“It’s a tax, really. Everybody’s interest rates are a little bit higher, and fees are a little bit higher because of the inability for appraisers to get to homes quickly (and) for underwriters to get through files quickly. Everybody’s just overworked right now.”

The process is particularly brutal for homeowners who have home-equity loans or home-equity lines of credit. Before they can refinance, these borrowers must persuade their equity lenders to resubordinate, in which the lenders agree to keep the loan in second-banana status.

“People need to realize (that) if they have home-equity lines of credit, the subordination can take up to 30 days,” says Dick Lepre, senior loan consultant for Residential Pacific Mortgage in San Francisco.

Because of paperwork backups and subordinations, Paul Anastos of Mortgage Master, a lender based in Walpole, Mass., says his company recommends locking for 75 days, “which means we’re trying to close those loans in 65 days.

4. Temptation grows for zero-cost refinances
Mortgage rates have fallen so much since 2009 that it makes sense for many homeowners to apply for zero-cost refinances.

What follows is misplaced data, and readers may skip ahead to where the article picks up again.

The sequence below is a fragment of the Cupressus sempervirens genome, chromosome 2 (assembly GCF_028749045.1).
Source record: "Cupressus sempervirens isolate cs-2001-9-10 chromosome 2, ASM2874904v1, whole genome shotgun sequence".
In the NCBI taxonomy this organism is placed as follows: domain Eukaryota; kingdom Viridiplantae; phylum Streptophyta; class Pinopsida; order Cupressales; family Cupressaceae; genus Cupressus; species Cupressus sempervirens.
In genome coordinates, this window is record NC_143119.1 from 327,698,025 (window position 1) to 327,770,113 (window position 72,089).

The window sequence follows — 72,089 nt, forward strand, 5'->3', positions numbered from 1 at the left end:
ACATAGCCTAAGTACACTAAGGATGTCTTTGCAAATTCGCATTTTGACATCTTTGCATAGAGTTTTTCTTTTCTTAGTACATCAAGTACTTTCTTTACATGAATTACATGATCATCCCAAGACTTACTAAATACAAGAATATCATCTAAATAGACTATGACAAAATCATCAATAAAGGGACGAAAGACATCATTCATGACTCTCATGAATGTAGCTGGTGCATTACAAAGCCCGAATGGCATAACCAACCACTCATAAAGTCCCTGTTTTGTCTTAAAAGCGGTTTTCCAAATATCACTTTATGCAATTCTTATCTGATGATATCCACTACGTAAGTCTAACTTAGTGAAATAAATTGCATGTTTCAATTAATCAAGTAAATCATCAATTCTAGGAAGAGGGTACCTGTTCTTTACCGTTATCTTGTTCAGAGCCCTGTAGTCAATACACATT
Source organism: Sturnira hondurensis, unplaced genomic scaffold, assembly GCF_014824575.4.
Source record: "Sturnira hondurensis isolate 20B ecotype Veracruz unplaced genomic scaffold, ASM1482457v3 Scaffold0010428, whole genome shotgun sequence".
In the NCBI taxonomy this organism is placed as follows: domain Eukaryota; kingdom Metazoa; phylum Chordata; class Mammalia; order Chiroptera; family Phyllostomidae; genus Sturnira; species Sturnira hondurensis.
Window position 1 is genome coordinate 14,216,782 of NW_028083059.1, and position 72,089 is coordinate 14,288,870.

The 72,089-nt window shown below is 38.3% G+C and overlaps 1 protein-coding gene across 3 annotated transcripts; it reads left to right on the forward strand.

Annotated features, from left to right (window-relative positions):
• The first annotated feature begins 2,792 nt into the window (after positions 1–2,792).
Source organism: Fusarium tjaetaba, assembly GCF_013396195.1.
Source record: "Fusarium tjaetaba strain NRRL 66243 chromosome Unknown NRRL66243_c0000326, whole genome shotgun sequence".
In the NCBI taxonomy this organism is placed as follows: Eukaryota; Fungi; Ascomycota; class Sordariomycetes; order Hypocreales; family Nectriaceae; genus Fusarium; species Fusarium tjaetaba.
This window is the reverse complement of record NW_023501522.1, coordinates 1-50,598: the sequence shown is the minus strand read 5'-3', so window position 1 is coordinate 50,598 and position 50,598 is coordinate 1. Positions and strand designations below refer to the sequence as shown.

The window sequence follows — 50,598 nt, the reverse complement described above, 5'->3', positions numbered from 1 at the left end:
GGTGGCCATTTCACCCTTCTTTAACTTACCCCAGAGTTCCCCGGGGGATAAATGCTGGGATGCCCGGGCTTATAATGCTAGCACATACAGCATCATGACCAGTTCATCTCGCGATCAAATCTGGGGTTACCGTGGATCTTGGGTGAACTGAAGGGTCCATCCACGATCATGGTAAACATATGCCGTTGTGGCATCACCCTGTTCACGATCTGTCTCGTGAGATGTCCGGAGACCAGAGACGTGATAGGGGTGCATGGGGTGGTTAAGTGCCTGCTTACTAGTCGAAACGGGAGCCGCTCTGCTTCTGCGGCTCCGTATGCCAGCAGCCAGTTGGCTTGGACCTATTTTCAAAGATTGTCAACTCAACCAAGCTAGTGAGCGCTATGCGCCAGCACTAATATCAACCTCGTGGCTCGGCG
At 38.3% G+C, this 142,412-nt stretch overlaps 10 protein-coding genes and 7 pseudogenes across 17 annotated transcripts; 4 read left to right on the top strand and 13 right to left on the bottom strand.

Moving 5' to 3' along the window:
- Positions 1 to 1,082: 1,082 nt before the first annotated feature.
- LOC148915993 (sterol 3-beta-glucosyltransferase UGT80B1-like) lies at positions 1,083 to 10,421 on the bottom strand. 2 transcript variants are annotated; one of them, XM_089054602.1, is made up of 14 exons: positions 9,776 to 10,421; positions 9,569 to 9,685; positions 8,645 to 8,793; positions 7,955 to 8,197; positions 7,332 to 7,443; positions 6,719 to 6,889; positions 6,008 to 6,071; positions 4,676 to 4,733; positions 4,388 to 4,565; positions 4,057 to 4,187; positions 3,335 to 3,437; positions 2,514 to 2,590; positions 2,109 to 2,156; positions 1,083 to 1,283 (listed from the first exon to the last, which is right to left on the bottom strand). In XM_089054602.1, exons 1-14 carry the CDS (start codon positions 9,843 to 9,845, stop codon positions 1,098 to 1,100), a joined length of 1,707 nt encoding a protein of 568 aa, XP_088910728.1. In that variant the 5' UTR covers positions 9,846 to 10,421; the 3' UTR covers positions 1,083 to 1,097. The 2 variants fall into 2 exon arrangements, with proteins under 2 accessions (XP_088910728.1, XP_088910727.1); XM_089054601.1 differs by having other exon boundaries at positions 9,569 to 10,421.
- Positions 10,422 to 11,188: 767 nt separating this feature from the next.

The term “zero cost” isn’t completely accurate because a refinance always carries fees. But with a zero-cost refi, the borrower accepts a rate that’s higher by a quarter percentage point or more in exchange for not having to pay fees out of pocket.

How do you know you got a good deal on a zero-cost refi? Comparison shop, Green says.

“Make sure, when you do your comparison, that you specifically ask for a no-closing-cost mortgage,” Green says. “It’s the only way to compare rates, if you’re comparing the same fees, too.”

When a mortgage broker or loan officer does it, this type of loan employs a controversial practice called a yield-spread premium. When a bank does it, it’s called a servicing-release premium.

Yield-spread premiums are restricted under recent financial-reform law, but no-cost mortgages likely will remain legal.

5. Jumbos look attractive, but buyers are scarce
In the past few months, rates on jumbo mortgages, which are home loans for more than $417,000 in most areas and $729,750 in “high-cost” areas, have been falling faster than rates on other mortgages. Now, rates on jumbos are downright attractive.

That’s quite a turnaround. Jumbo rates skyrocketed in the summer of 2007 amid the mortgage meltdown and remained high for a long time. A year ago, the benchmark jumbo rate was 1.2 percentage points more than 30-year fixed rate for conforming loans, or mortgages for less than the jumbo limit. Lately, the rate has been less than three-quarters of a percentage point higher.

Rates are low, but few people are refinancing their jumbo loans because underwriting is strict, Anastos says.

“Some of the refinancing on a jumbo loan takes so much longer than on a conforming loan,” he says.

Fannie Mae and Freddie Mac do not guarantee jumbo loans. Consequently, jumbo rates are higher because they pose more risk to the lender.

 **Be sure to discuss your lending needs and questions with a qualified professional**